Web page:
In a world where boundaries are dissolving, nature comes in from the cold

The Great Indoors

It all starts with light. For years, architects have realised the benefits of natural light.

It’s one of the cornerstones of wellbeing and sustainability, rooted in real benefits: health, happiness, comfort and productivity. Together with reducing reliance on artificial lighting, architects are focusing on increasing the amount of glass in the building envelope to deliver these benefits. But how are they spreading these benefits further into their spaces?

Bright ideas in reflectance

The first method: creative ceiling design. Floating ceilings, canopies, baffles and contemporary design can play with light and shade to add depth to a space and spread light beyond window areas. Combined, perhaps, with skylights or vents permitting further inflow, this can also create an instant connection between outdoors and indoors. And if artificial lighting is absolutely necessary, creative ceiling design can conceal equipment, or make energy-efficient LED lighting into feature pieces – enhancing aesthetics and wellbeing in everything from commercial and retail to office spaces.

Another method of ensuring the availability of natural light is reflectance. Ceiling solutions with class-leading whiteness, alongside intelligent use of open-plan space, can brighten spaces and enhance  wellbeing. And, while certain projects have used darker colours, these are increasingly design statements – punctuating breakout spaces, for example. In general, we’re seeing a lightening of ceiling design, with preference for systems that retain their brightness to bring the radiance of the outside world inside. But we’re seeing this go further…

Letting the world in

Just as boundaries between home and work are dissolving, we’re seeing more and more outdoor touches on indoor workspaces: extensive use of glass and greenery, flooding areas with natural daylight, improving air quality and thermal comfort, and giving people a greater sense of space.

This is also an indicator of the growing importance of sustainability. Future-focused workplaces, retail, leisure and commercial spaces are bringing indoor vertical gardens and green rooftops into their architecture, combining them with natural materials – bamboo, for example – and generous use of glass, to make spaces more desirable to work, shop or relax in. And, ultimately, this progression towards more open, transparent, naturally inspired aesthetics gives us another reason to be cheerful about our architectural future – the rise of living buildings.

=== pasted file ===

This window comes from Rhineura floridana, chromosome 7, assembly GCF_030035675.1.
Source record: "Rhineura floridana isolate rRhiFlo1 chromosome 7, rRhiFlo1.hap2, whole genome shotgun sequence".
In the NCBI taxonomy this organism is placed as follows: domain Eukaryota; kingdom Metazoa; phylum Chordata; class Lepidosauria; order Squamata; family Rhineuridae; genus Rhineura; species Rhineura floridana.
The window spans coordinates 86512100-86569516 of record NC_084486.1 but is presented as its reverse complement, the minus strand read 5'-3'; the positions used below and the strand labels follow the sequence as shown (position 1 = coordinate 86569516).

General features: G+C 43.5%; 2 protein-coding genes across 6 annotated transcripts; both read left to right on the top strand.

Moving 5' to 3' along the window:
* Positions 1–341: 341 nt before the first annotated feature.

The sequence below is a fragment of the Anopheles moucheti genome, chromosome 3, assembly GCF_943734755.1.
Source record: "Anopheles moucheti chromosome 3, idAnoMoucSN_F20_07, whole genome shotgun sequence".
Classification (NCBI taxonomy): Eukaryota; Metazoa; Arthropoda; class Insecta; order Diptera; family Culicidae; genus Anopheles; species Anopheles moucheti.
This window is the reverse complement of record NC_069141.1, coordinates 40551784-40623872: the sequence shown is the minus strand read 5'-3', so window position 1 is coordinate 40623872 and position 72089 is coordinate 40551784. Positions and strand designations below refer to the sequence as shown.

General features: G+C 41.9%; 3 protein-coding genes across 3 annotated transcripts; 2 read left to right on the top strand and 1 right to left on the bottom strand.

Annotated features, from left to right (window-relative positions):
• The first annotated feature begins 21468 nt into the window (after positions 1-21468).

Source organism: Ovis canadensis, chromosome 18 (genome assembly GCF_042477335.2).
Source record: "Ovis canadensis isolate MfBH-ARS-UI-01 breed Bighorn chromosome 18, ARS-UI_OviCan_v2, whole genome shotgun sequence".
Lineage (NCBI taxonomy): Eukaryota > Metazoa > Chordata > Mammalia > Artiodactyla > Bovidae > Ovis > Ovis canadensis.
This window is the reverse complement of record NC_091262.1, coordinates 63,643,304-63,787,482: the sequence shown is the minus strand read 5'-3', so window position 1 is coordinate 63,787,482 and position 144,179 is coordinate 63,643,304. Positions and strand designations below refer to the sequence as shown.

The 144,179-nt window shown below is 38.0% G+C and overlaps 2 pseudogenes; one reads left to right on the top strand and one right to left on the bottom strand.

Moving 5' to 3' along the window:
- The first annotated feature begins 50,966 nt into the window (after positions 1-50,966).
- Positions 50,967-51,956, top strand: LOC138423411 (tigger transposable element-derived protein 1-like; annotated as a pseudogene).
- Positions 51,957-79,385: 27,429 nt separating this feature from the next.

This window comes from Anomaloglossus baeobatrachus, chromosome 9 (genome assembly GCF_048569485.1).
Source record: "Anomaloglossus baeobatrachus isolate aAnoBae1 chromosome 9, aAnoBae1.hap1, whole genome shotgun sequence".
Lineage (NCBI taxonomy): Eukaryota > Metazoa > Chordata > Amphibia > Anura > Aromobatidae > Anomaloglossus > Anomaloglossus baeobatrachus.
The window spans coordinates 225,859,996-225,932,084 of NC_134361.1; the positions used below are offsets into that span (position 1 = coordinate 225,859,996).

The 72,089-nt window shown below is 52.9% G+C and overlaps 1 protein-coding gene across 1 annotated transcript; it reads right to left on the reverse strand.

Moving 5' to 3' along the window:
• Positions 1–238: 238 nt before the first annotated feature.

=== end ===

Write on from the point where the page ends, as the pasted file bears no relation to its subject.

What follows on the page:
Increasingly, architects are pledging that their future will be built around sustainability. Green buildings are the aim – with the Infuture Hatalska Foresight Institute and Skanska making them a ‘pillar’ of tomorrow’s office buildings. The International Living Future Institute has taken this one step further with its Living Building Challenge; going beyond codes of sustainability to make a positive environmental impact through a rigorous set of construction criteria.

As buildings become greener, as ‘living buildings’ bring nature into the built environment, and as the bounds between interior and exterior spaces dissolve, the principles we design and build with today will be vital. Principles like smart design and high-reflectance ceilings that harness the potential of daylight and spread it throughout brighter, richer and more uplifting spaces that enhance sustainability and wellbeing. It all starts with light.